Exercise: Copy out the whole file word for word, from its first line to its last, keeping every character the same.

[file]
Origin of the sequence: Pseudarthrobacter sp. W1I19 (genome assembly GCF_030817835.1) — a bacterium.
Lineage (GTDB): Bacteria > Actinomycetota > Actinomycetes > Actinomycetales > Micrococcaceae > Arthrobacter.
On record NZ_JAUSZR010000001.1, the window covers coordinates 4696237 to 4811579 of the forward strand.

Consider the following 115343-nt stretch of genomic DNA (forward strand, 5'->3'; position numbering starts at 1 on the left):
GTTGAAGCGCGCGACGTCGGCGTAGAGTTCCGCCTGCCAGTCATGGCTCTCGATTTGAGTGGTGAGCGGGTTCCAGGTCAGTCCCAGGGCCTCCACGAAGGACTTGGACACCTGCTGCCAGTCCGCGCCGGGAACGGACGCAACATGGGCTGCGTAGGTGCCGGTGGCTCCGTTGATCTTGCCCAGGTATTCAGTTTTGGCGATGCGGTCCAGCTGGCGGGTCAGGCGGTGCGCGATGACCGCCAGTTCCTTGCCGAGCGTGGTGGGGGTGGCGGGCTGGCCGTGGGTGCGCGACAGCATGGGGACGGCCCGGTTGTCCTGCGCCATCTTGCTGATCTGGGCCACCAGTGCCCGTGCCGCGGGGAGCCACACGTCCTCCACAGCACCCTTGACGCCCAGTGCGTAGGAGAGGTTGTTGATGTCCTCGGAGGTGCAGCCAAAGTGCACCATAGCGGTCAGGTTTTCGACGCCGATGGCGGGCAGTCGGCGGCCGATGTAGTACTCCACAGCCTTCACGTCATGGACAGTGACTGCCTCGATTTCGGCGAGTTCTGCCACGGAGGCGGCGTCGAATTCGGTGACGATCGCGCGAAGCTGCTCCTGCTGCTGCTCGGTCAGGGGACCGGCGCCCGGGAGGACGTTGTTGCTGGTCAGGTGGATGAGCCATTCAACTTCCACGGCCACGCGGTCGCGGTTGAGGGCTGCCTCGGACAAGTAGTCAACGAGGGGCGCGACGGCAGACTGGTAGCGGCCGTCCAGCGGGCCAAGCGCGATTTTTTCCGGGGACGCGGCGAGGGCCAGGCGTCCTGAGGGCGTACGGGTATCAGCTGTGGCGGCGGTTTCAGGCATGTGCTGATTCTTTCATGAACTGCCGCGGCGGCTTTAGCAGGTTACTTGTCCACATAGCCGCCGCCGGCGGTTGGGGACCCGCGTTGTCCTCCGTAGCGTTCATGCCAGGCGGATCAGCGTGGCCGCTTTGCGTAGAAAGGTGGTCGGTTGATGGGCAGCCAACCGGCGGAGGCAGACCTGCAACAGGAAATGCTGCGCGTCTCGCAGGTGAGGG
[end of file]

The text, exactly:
Origin of the sequence: Pseudarthrobacter sp. W1I19 (genome assembly GCF_030817835.1) — a bacterium.
Lineage (GTDB): Bacteria > Actinomycetota > Actinomycetes > Actinomycetales > Micrococcaceae > Arthrobacter.
On record NZ_JAUSZR010000001.1, the window covers coordinates 4696237 to 4811579 of the forward strand.

Consider the following 115343-nt stretch of genomic DNA (forward strand, 5'->3'; position numbering starts at 1 on the left):
GTTGAAGCGCGCGACGTCGGCGTAGAGTTCCGCCTGCCAGTCATGGCTCTCGATTTGAGTGGTGAGCGGGTTCCAGGTCAGTCCCAGGGCCTCCACGAAGGACTTGGACACCTGCTGCCAGTCCGCGCCGGGAACGGACGCAACATGGGCTGCGTAGGTGCCGGTGGCTCCGTTGATCTTGCCCAGGTATTCAGTTTTGGCGATGCGGTCCAGCTGGCGGGTCAGGCGGTGCGCGATGACCGCCAGTTCCTTGCCGAGCGTGGTGGGGGTGGCGGGCTGGCCGTGGGTGCGCGACAGCATGGGGACGGCCCGGTTGTCCTGCGCCATCTTGCTGATCTGGGCCACCAGTGCCCGTGCCGCGGGGAGCCACACGTCCTCCACAGCACCCTTGACGCCCAGTGCGTAGGAGAGGTTGTTGATGTCCTCGGAGGTGCAGCCAAAGTGCACCATAGCGGTCAGGTTTTCGACGCCGATGGCGGGCAGTCGGCGGCCGATGTAGTACTCCACAGCCTTCACGTCATGGACAGTGACTGCCTCGATTTCGGCGAGTTCTGCCACGGAGGCGGCGTCGAATTCGGTGACGATCGCGCGAAGCTGCTCCTGCTGCTGCTCGGTCAGGGGACCGGCGCCCGGGAGGACGTTGTTGCTGGTCAGGTGGATGAGCCATTCAACTTCCACGGCCACGCGGTCGCGGTTGAGGGCTGCCTCGGACAAGTAGTCAACGAGGGGCGCGACGGCAGACTGGTAGCGGCCGTCCAGCGGGCCAAGCGCGATTTTTTCCGGGGACGCGGCGAGGGCCAGGCGTCCTGAGGGCGTACGGGTATCAGCTGTGGCGGCGGTTTCAGGCATGTGCTGATTCTTTCATGAACTGCCGCGGCGGCTTTAGCAGGTTACTTGTCCACATAGCCGCCGCCGGCGGTTGGGGACCCGCGTTGTCCTCCGTAGCGTTCATGCCAGGCGGATCAGCGTGGCCGCTTTGCGTAGAAAGGTGGTCGGTTGATGGGCAGCCAACCGGCGGAGGCAGACCTGCAACAGGAAATGCTGCGCGTCTCGCAGGTGAGGG